10 GENERAL INTRODUCTION In his encyclical letter Fidei donum of 1957, Pope Pius XII invited the bishops of the world to share priests with dioceses that were experiencing a scarcity of priests. 1 The Pope foresaw that there would be a time when missionary institutes in Europe would not be able to send priests to mission countries. He also foresaw that the time would come when even countries with an abundance of native priestly and religious vocations at one time would experience a shortage of priests. Both predictions have now become realities. In many parts of the world, the local clergy are too few to adequately minister to a large number of Catholics and Catholic institutions. Many dioceses are doing their best to foster local vocations, but the process is slow. The result is that there are now large numbers of priests moving from one diocese to another either permanently or temporarily while remaining incardinated in their home dioceses. On 27 May 2007, Pope Benedict XVI wrote a letter to the bishops, priests, consecrated persons and lay faithful of the Catholic Church in the People s Republic of China, in which he said the following: Moreover, faced with problems that have emerged in various diocesan communities during recent years, I feel it incumbent upon me to recall the canonical norm according to which every cleric must be incardinated in a particular Church or an institute of consecrated life and must exercise his own ministry in communion with the diocesan Bishop. Only for good reasons may a cleric exercise his ministry in another diocese, but always with prior agreement of the two diocesan Bishops, that is, the Ordinary of the particular Church in which he is incardinated and the Ordinary of the particular Church for whose service he is destined. 2 1 PIUS XII, encyclical letter Fidei donum, 21 April 1957, in AAS, 49 (1957), , English translation in The Pope Speaks, 4 ( ), (= PIUS XII, Fidei donum). 2 BENEDICT XVI, Letter to the Bishops, Priests, Consecrated Persons and Lay Faithful of the Catholic Church in the People s Republic of China, 27 May 2007, in AAS, 99 (2007), , English translation in w2.vatican.va/ content/benedict_xvi/en/letters/2007/documents/hf_ben-xvi_let_20070, 28 June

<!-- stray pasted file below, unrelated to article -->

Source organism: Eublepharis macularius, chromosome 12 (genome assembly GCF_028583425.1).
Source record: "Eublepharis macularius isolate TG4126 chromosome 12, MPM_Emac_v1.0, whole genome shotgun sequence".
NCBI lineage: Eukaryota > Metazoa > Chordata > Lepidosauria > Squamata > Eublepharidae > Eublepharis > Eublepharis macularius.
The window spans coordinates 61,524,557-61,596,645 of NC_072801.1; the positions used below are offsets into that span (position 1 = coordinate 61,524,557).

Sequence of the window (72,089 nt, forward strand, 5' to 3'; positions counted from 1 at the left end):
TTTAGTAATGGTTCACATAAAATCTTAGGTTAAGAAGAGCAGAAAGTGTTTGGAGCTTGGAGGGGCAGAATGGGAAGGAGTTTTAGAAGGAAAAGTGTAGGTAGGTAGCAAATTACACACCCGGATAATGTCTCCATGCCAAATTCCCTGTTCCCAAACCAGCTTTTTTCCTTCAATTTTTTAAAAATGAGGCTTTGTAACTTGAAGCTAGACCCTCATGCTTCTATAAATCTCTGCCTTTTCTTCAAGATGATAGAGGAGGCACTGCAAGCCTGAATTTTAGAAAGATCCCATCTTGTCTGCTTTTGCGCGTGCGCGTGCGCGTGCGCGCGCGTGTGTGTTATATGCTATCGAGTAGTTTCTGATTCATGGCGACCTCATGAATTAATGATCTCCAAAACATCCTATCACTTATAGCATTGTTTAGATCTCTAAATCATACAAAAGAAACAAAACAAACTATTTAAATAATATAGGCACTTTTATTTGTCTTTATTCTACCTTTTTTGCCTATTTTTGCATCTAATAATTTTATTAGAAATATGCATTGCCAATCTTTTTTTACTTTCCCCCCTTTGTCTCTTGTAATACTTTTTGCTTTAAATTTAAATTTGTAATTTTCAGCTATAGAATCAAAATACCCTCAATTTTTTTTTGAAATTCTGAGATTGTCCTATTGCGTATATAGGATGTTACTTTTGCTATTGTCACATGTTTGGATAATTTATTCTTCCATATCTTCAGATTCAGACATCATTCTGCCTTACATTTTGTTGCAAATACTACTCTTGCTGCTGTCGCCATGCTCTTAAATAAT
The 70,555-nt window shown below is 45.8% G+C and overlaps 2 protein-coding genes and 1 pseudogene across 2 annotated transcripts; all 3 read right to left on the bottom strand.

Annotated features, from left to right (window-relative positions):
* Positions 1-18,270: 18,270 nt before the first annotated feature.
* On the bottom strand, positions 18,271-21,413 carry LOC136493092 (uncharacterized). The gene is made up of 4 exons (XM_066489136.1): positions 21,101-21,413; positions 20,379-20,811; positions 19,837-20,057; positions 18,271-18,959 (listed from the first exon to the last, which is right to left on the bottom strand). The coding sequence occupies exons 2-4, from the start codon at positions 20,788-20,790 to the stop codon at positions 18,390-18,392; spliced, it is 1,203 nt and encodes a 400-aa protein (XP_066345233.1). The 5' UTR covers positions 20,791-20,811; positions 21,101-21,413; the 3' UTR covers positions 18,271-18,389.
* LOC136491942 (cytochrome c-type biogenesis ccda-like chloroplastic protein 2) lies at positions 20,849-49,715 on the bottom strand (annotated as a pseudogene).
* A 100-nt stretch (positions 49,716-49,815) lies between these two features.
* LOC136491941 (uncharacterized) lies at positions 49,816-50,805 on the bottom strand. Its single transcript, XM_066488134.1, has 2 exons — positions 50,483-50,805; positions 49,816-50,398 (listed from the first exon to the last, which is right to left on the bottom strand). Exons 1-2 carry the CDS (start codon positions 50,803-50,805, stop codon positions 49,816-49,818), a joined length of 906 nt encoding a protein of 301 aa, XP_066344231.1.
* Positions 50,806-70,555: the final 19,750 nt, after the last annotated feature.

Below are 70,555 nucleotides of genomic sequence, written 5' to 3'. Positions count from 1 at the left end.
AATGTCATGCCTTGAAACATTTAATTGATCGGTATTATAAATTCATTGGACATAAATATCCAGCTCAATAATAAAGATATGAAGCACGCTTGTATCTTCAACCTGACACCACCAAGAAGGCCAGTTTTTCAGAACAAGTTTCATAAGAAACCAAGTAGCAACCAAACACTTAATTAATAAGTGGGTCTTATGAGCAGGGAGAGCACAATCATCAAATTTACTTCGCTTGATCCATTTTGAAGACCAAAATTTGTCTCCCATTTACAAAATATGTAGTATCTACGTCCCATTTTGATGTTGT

11 2 It is clear that Pope Benedict XVI recognized the need for the temporary transfer of clerics, but he also emphasized the importance of the agreement between the two bishops so that there would be no acephalous clerics unaccountable to anyone. 3 However, as Brendan Daley rightly points out, Today there are examples of clergy working in dioceses where they are not incardinated, where there is no written agreement between the major superior or the diocesan bishop of the diocese where they are incardinated and the bishop of the diocese where they are now working. 4 What then is the canonical status of these priests? What exactly are the responsibilities of the bishop a quo and the bishop ad quem toward them? Like any human migration, temporary movement of clerics gives rise to several questions. There is the issue of length of stay. Some priests may feel more comfortable in the host diocese and wish to stay longer. Do they not run the risk of an indefinite stay without changing incardination status? What about remuneration, health insurance, retirement plan, further education and ongoing priestly formation? Do they enjoy the same benefits as the priests incardinated into the diocese where they are ministering by an agreement? There are usually differences in culture, language and communication styles. Does the new diocese offer any program of enculturation? In addition to the above, there is the question of appointment to and removal from offices in the host diocese. For example, if the cleric has been appointed as a parish priest (parochus) in the diocese ad quem, can he be removed from office by the bishop of the diocese or be recalled before his tenure of office expires without following the procedure 3 B. DALEY, Incardination of Clergy: A Bond in the Interests of Everyone, in Canon Law Society of Great Britain and Ireland Newsletter, 164 (2010), Ibid, 96.